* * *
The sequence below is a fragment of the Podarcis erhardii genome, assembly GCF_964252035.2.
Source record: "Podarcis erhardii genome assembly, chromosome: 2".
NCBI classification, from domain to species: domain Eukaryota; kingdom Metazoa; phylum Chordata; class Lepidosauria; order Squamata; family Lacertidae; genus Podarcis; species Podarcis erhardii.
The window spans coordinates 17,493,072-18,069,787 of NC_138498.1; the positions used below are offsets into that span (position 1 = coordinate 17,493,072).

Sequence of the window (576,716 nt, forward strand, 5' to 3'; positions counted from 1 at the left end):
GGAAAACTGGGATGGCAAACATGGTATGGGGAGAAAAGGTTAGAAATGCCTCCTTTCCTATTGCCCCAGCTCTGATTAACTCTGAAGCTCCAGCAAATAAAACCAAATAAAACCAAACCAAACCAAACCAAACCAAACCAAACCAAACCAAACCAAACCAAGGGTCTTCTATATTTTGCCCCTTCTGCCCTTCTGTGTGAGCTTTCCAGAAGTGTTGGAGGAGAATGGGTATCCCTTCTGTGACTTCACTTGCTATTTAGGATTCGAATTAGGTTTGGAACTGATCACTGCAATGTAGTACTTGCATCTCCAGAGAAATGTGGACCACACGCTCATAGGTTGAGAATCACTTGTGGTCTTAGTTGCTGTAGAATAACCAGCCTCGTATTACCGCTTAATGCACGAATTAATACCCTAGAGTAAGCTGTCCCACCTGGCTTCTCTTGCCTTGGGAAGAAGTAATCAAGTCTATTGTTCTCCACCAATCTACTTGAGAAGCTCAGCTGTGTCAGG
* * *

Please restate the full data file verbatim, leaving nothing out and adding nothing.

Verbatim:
The sequence below is a fragment of the Podarcis erhardii genome, assembly GCF_964252035.2.
Source record: "Podarcis erhardii genome assembly, chromosome: 2".
NCBI classification, from domain to species: domain Eukaryota; kingdom Metazoa; phylum Chordata; class Lepidosauria; order Squamata; family Lacertidae; genus Podarcis; species Podarcis erhardii.
The window spans coordinates 17,493,072-18,069,787 of NC_138498.1; the positions used below are offsets into that span (position 1 = coordinate 17,493,072).

Sequence of the window (576,716 nt, forward strand, 5' to 3'; positions counted from 1 at the left end):
GGAAAACTGGGATGGCAAACATGGTATGGGGAGAAAAGGTTAGAAATGCCTCCTTTCCTATTGCCCCAGCTCTGATTAACTCTGAAGCTCCAGCAAATAAAACCAAATAAAACCAAACCAAACCAAACCAAACCAAACCAAACCAAACCAAACCAAACCAAGGGTCTTCTATATTTTGCCCCTTCTGCCCTTCTGTGTGAGCTTTCCAGAAGTGTTGGAGGAGAATGGGTATCCCTTCTGTGACTTCACTTGCTATTTAGGATTCGAATTAGGTTTGGAACTGATCACTGCAATGTAGTACTTGCATCTCCAGAGAAATGTGGACCACACGCTCATAGGTTGAGAATCACTTGTGGTCTTAGTTGCTGTAGAATAACCAGCCTCGTATTACCGCTTAATGCACGAATTAATACCCTAGAGTAAGCTGTCCCACCTGGCTTCTCTTGCCTTGGGAAGAAGTAATCAAGTCTATTGTTCTCCACCAATCTACTTGAGAAGCTCAGCTGTGTCAGG